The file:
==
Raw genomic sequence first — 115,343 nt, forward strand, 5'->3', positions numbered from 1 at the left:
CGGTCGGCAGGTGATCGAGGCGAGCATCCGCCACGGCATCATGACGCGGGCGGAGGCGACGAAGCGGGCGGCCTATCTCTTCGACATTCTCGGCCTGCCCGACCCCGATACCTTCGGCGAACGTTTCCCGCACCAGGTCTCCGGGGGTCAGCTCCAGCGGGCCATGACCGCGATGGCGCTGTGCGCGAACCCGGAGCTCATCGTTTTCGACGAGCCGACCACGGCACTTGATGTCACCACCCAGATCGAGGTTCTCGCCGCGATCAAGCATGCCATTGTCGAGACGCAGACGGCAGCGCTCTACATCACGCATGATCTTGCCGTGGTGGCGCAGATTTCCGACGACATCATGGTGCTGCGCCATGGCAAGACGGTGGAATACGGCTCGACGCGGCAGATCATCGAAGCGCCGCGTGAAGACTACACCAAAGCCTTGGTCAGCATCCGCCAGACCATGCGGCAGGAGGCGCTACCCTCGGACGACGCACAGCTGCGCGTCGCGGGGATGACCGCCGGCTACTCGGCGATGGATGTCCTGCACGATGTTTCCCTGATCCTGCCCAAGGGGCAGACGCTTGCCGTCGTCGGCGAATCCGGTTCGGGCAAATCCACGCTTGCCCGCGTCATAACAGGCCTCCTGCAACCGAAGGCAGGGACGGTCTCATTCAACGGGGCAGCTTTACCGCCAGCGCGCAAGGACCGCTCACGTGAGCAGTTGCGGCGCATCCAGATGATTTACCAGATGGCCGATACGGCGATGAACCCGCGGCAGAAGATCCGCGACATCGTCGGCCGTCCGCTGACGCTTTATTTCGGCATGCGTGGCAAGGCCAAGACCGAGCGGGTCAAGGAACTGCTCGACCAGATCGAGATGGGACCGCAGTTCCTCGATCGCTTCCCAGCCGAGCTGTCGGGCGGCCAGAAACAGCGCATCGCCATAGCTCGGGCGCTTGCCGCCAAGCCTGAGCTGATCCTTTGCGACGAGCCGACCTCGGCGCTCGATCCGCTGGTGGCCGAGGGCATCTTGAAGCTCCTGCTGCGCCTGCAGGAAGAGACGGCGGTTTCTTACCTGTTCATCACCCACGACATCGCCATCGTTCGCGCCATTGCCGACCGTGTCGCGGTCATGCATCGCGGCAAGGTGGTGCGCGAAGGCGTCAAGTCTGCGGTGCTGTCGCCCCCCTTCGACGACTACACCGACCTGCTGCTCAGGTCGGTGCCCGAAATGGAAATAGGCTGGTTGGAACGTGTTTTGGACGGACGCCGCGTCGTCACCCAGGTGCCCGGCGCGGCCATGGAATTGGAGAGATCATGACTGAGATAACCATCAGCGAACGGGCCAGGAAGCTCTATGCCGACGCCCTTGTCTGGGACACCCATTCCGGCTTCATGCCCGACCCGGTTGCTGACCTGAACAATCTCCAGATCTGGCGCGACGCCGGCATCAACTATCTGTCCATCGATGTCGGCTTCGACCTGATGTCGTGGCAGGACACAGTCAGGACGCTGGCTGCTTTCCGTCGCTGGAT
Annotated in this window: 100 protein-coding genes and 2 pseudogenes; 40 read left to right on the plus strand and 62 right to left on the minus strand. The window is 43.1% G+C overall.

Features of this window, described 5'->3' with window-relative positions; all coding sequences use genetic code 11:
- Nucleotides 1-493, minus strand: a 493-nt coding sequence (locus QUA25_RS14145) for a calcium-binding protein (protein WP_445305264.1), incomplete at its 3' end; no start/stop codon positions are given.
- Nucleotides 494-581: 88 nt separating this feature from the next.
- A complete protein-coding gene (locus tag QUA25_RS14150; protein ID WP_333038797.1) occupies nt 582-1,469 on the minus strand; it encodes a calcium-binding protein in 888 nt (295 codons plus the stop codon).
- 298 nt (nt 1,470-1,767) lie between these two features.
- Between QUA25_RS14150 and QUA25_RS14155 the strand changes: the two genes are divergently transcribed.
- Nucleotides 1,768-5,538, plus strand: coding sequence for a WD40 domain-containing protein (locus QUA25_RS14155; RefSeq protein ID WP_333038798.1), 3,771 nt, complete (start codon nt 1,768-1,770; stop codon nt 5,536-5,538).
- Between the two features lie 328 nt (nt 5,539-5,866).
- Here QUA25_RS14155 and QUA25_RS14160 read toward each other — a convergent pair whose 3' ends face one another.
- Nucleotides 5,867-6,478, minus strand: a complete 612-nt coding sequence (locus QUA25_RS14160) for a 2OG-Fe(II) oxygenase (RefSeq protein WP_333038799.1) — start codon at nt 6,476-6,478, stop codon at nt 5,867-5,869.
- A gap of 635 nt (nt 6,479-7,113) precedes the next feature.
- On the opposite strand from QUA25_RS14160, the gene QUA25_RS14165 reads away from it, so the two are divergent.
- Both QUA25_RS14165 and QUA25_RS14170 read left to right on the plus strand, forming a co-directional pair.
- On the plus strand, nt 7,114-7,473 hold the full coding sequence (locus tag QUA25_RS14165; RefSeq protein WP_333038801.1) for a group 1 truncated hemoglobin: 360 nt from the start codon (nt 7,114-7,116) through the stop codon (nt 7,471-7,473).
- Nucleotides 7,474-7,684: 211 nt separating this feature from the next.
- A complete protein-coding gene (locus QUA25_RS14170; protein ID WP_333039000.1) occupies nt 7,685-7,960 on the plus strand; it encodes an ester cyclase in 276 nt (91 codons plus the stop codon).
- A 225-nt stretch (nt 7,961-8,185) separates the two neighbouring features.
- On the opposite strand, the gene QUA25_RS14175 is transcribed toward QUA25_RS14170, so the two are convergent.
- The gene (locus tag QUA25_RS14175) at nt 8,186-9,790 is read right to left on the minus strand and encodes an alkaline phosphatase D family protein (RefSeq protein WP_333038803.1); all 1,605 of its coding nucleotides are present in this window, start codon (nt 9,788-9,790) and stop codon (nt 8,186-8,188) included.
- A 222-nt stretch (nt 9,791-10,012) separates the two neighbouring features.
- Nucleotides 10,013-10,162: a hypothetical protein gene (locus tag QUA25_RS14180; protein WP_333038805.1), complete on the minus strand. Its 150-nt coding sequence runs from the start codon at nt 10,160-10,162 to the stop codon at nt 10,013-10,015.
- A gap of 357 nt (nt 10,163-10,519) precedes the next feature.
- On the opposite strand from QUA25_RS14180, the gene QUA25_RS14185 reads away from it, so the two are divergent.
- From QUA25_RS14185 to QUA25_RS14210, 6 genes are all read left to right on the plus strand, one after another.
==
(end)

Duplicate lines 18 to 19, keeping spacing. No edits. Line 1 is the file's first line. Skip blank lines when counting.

- Nucleotides 7,474-7,684: 211 nt separating this feature from the next.
- A complete protein-coding gene (locus QUA25_RS14170; protein ID WP_333039000.1) occupies nt 7,685-7,960 on the plus strand; it encodes an ester cyclase in 276 nt (91 codons plus the stop codon).